A hard sprint still stands between the three Democrats who would be governor, and September’s gubernatorial primary. But all summer, as Martha Coakley, Steve Grossman, and Don Berwick have crisscrossed Massachusetts, the state’s Democratic Party has been rolling machinery into place to deploy in November’s general election.

Democratic officials attribute the party’s upswing over the past several years to a renewed focus on the type of grassroots organizing that swept Michael Dukakis into the governor’s office in the 1970s. An expansive Democratic ground game put Deval Patrick in the governor’s office twice. It propelled Elizabeth Warren past Scott Brown, and into the US Senate. Democrats blame Brown’s 2010 Senate victory over Coakley on an inattention to ground-level organizing.

At the same time, a robust ground game takes months to build. Warren’s campaign was organizing volunteers more than a year before Election Day. The Democratic candidate who emerges from September’s primary won’t have time to build the kind of ground organization Warren and Patrick deployed. So the state Democratic Party has spent the summer building a ground operation for its eventual nominee, with a focus on growing turnout in November.

“This race is going to be won on the doorsteps,” says John Walsh, the former state Democratic chairman, and a key figure in building the Patrick and Warren turnout machines. “We’re the bluest of blue states, but people forget we voted for Ronald Reagan, and that we had 16 straight years of Republican governors. I try to block that out, too. When there’s a credible candidate on the Republican side, the races are close. The ground game really makes all the difference in the world.”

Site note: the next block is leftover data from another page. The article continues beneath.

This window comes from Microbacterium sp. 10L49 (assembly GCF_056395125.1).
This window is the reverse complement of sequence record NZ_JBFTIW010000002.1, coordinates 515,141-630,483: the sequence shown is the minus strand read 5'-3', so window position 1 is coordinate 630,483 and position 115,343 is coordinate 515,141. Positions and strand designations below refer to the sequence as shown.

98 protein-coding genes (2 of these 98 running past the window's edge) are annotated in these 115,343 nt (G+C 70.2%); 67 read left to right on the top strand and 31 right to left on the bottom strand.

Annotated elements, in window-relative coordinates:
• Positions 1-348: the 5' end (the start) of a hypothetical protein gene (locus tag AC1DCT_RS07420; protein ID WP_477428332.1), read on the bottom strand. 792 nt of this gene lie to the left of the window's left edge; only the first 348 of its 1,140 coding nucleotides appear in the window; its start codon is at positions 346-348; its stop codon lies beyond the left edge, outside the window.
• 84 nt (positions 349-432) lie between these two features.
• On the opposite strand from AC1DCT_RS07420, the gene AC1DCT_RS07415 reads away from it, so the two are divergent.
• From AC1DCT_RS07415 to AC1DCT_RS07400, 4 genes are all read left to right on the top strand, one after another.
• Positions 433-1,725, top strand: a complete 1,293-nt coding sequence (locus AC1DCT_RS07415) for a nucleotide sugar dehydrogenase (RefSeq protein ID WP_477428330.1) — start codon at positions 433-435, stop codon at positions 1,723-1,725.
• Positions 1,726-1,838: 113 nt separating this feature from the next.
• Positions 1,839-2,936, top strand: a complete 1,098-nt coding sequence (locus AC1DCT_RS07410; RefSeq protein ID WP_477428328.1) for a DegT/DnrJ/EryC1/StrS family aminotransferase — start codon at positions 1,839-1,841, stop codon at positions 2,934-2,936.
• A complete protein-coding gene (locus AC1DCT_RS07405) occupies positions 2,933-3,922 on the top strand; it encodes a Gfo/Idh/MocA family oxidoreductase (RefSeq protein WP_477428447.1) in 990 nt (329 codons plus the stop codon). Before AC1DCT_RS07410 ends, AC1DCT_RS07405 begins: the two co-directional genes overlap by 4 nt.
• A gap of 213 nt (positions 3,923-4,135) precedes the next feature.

State party canvassers have knocked on the doors of roughly 30,000 voters in dozens of communities, from Pittsfield to Cape Cod. The party specifically targeted Democrats who tend to vote in presidential elections, but don’t turn out in gubernatorial years — the types of voters who aren’t being called or door-knocked by the Democratic candidates facing off in September’s primary.

“We have 11 statewide candidates hitting the same universe of primary voters,” says Sen. Benjamin Downing, the chairman of the Democrats’ coordinated campaign effort. “Charlie Baker is focused on November 4. We don’t want our strength, our deep talent pool, to become a weakness in the short term. We want to grow the pool of likely Democratic voters in the fall.”

The focus on Democratic voters who don’t vote in gubernatorial elections is counter-intuitive. But it’s an extension of a get-out-the-vote gambit Warren employed two years ago. Warren’s campaign knocked on the doors of a group of Democrats who hadn’t voted in the previous six years, and succeeded in turning out scores of them on Election Day. “In any rational circumstances, you’d ignore them,” Walsh says. “You’d say they’re not worth the time. Warren put them on the list.”

Warren topped Brown by roughly 240,000 votes two years ago. A huge slice of Warren’s margin came from Democrats who had never voted before: The campaign turned out 100,000 voters who were on the Democratic rolls, but who had never voted. “At some point, they’d checked D, but they’d never followed through on Election Day,” Walsh says. “That’s why it’s so important to get on the ground and see them face to face. There’s a bunch of stuff that doesn’t work, like robocalls, or a fusillade of TV. It’s proven not to work. As soon as you’re dependent on robocalls and mail, you’re screwed. When you get people to talk to their friends, and supplement that with knocking on doors, nothing compares.”